We had the opportunity to review NP30 network player from Cambridge Audio earlier and we had few issues with the player. With new Stream Magic 6 (SM6); it seems Cambridge Audio is going to not only sort out all the complaints but also delight us with many more features. The player is loaded with interfaces and features and we are sure that reviewing this is going to be one exciting trip.
OUT OF THE BOX
Just like all the modern Cambridge Audio equipment, even the SM6 has been built well and also has a trademark look of aluminium fascia and neon blue LEDs. There is a large five-line display at the centre which is big enough to be legible from the distance of three to four feet. There are loads of ins and outs at the rear side and a convenient front panel (additional) USB input for quick connectivity. The player is heavy with robust built. On the other hand, there is surprise element that there is no headphone jack from the player that could have been otherwise useful for personalised sessions.
First of all, if you are not into analogue audio formats, the player will become a one-point converging source for all your music and you can feed the output directly into a power-amp. This is because, the player is not just a network player but a pre-amp (though with just a volume control) too! From factory, the player comes as a pure player and one has to activate the volume (which is actually an digital attenuator control, as it can only reduce the volume but not amplify it further from what is being fed from the source) control from the settings menu for it to behave like a pre-amp. However, since there are no analogue inputs, you will need pre-amp if you have additional analogue sources to be selected from.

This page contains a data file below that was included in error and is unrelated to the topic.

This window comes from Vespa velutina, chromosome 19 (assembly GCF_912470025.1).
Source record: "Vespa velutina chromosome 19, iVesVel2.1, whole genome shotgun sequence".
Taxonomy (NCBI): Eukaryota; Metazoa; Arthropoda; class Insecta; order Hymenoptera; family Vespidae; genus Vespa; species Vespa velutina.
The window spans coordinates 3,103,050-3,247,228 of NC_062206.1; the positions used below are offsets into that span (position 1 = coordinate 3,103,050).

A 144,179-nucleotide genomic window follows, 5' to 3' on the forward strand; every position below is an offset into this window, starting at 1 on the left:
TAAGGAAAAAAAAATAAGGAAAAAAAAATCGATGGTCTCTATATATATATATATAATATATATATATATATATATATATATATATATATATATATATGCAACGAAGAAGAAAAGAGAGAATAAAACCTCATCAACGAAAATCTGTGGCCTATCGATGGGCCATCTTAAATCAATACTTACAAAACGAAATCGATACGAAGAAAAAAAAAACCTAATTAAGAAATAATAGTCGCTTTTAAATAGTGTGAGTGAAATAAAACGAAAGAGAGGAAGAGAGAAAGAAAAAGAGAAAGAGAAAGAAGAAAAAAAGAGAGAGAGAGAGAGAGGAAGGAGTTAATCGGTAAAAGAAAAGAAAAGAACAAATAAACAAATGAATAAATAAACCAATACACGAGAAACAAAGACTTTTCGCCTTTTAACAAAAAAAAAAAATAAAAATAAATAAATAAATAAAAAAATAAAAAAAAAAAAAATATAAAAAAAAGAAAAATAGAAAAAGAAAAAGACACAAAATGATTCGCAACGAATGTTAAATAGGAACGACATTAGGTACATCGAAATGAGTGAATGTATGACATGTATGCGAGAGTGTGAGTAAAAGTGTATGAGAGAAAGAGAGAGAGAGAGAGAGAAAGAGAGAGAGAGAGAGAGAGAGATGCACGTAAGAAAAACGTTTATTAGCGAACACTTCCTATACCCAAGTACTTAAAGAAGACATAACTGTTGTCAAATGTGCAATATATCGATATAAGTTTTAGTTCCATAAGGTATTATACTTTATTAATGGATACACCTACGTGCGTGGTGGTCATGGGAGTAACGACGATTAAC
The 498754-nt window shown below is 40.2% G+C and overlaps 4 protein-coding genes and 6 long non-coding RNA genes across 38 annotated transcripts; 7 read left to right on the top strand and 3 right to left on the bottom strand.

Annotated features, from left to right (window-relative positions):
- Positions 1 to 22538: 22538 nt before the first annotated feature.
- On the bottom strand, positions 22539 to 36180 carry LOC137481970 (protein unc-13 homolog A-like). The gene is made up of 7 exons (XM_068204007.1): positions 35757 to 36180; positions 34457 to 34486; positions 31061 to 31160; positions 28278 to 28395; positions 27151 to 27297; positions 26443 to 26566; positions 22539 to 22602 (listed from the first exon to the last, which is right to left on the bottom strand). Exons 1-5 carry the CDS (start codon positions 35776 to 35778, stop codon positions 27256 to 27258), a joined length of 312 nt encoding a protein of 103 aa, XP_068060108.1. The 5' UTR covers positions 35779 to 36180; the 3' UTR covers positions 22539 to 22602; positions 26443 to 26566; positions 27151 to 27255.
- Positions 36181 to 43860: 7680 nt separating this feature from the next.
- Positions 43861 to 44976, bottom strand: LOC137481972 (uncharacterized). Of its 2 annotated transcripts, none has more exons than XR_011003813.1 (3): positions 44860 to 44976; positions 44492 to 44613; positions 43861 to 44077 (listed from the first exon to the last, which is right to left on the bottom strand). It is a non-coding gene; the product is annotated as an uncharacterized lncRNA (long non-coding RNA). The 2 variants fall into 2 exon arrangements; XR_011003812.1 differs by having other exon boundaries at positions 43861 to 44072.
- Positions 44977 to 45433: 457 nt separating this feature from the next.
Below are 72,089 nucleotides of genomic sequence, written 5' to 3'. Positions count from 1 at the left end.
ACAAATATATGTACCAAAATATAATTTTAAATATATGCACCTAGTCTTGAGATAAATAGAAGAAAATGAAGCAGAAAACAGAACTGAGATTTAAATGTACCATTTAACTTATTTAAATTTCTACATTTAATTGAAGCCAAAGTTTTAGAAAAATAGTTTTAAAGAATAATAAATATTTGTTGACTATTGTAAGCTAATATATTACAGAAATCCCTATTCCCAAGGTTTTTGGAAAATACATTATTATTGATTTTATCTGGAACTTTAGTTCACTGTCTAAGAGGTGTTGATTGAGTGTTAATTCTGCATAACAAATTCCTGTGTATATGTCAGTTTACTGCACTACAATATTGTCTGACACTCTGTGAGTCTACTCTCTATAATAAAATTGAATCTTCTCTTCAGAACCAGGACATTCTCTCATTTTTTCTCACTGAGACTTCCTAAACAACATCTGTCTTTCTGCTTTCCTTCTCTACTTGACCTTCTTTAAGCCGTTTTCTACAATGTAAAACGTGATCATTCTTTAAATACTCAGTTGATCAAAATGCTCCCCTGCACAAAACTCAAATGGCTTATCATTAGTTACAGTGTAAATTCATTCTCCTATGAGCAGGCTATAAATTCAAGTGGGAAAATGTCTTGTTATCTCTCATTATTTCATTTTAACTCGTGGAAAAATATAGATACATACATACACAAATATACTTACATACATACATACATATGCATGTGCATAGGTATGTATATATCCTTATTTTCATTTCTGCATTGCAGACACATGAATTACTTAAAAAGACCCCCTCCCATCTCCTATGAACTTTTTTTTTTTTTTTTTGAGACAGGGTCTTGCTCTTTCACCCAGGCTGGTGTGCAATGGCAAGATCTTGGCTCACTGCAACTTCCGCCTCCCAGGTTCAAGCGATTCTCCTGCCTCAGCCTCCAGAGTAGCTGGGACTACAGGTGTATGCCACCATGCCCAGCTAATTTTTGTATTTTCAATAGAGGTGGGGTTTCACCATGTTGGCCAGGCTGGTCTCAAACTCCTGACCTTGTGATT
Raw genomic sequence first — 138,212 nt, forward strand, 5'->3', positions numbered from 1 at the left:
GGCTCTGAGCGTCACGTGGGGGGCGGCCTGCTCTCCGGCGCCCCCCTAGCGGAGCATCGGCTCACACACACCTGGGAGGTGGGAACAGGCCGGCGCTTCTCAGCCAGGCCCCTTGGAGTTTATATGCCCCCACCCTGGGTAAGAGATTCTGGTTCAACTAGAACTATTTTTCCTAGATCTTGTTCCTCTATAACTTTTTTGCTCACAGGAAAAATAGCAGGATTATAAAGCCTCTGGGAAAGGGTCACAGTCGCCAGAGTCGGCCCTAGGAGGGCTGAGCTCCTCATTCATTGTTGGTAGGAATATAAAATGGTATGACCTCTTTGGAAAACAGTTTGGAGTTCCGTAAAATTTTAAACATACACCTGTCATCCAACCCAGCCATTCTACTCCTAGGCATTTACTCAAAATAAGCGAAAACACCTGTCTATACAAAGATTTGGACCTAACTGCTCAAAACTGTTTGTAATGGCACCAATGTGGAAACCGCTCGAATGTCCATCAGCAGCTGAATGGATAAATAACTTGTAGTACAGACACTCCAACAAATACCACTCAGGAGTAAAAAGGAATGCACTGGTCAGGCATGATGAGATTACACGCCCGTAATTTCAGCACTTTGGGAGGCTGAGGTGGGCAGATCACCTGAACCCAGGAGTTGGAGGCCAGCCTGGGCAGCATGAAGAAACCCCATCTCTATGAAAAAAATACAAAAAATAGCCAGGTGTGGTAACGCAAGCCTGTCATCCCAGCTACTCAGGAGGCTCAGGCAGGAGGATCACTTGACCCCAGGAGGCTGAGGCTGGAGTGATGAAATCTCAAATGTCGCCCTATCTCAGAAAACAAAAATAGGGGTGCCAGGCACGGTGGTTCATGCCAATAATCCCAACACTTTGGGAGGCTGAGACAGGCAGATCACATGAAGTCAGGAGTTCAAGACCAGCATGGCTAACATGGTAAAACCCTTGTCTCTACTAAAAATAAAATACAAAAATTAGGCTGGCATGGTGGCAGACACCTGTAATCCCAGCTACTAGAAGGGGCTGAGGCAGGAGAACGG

The player is capable of receiving signal through the Ethernet port, or a supplied wi-fi antenna from your home network. You can also use the plug-in on your CD player as a transport and feed its digital output to the SM6 through either coaxial or optical interfaces, as it is equipped with sophisticated DAC. All the inputs can be used for level attenuation, making SM6 a true digital pre-amp. The attenuation control happens in the DSP circuit and thus it is in the digital domain.
You can connect the player to a memory stick or even an external HDD, as the player is capable of reading both - FAT32 as well as NTFS file system. There are digital outputs at the back too, these can be used to feed the signal to more sophisticated DAC or an AVR (there is no volume attenuation possible here). Thus, the SM6 can be used as a player that can feed your stereo system through analogue outputs and supply music to your AVR through digital output---both can be done simultaneously!
You may keep the player close to you while your system is away so that you can read the display of the player. This may cause inconvenience to control the player through the supplied remote control. Well, you can do this by using the external IR Emitter input and the port is readily supplied at the back panel. You can also use the control bus system if the rest of the system is Cambridge Audio.
For analogue outputs, there are both---the balanced as well as unbalanced outputs to select. Again, both these are active all the time and can be kept connected to two different audio setups. Since the player has most of the audio processing and upsampling in the digital domain, there are various filter curves that can be selected. The difference will be audible only if your audio setup is fairly high-end – you can forget to hear the difference in even decent grade home-theatre setup in that case!
Cambridge Audio Stream Magic 6 Review
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